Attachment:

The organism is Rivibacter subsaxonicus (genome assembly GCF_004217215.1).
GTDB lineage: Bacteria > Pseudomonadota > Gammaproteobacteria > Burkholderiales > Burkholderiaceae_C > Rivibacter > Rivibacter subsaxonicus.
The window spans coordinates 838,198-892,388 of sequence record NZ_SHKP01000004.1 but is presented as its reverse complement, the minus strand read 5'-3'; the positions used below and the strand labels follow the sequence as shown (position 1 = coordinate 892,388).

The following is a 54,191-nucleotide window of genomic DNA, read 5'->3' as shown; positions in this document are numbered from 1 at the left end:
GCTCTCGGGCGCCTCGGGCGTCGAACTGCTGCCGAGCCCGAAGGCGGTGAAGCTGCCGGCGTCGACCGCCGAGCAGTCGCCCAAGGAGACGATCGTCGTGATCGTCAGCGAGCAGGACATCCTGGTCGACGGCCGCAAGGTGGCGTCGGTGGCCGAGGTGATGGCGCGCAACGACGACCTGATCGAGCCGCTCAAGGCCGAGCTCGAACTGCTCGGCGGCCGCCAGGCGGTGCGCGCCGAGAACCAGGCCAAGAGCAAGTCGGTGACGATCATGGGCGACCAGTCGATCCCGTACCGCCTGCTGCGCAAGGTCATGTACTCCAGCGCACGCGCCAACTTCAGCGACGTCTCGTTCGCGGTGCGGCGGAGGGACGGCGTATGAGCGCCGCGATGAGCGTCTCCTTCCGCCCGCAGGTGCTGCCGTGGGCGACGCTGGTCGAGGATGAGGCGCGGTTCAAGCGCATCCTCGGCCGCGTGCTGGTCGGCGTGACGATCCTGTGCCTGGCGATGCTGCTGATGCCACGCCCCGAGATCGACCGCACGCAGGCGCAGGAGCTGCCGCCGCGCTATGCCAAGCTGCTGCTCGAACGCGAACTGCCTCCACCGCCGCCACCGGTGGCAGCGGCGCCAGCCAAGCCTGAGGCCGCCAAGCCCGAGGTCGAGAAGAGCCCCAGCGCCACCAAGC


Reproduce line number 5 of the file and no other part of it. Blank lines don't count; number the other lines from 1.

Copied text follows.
GCTCTCGGGCGCCTCGGGCGTCGAACTGCTGCCGAGCCCGAAGGCGGTGAAGCTGCCGGCGTCGACCGCCGAGCAGTCGCCCAAGGAGACGATCGTCGTGATCGTCAGCGAGCAGGACATCCTGGTCGACGGCCGCAAGGTGGCGTCGGTGGCCGAGGTGATGGCGCGCAACGACGACCTGATCGAGCCGCTCAAGGCCGAGCTCGAACTGCTCGGCGGCCGCCAGGCGGTGCGCGCCGAGAACCAGGCCAAGAGCAAGTCGGTGACGATCATGGGCGACCAGTCGATCCCGTACCGCCTGCTGCGCAAGGTCATGTACTCCAGCGCACGCGCCAACTTCAGCGACGTCTCGTTCGCGGTGCGGCGGAGGGACGGCGTATGAGCGCCGCGATGAGCGTCTCCTTCCGCCCGCAGGTGCTGCCGTGGGCGACGCTGGTCGAGGATGAGGCGCGGTTCAAGCGCATCCTCGGCCGCGTGCTGGTCGGCGTGACGATCCTGTGCCTGGCGATGCTGCTGATGCCACGCCCCGAGATCGACCGCACGCAGGCGCAGGAGCTGCCGCCGCGCTATGCCAAGCTGCTGCTCGAACGCGAACTGCCTCCACCGCCGCCACCGGTGGCAGCGGCGCCAGCCAAGCCTGAGGCCGCCAAGCCCGAGGTCGAGAAGAGCCCCAGCGCCACCAAGC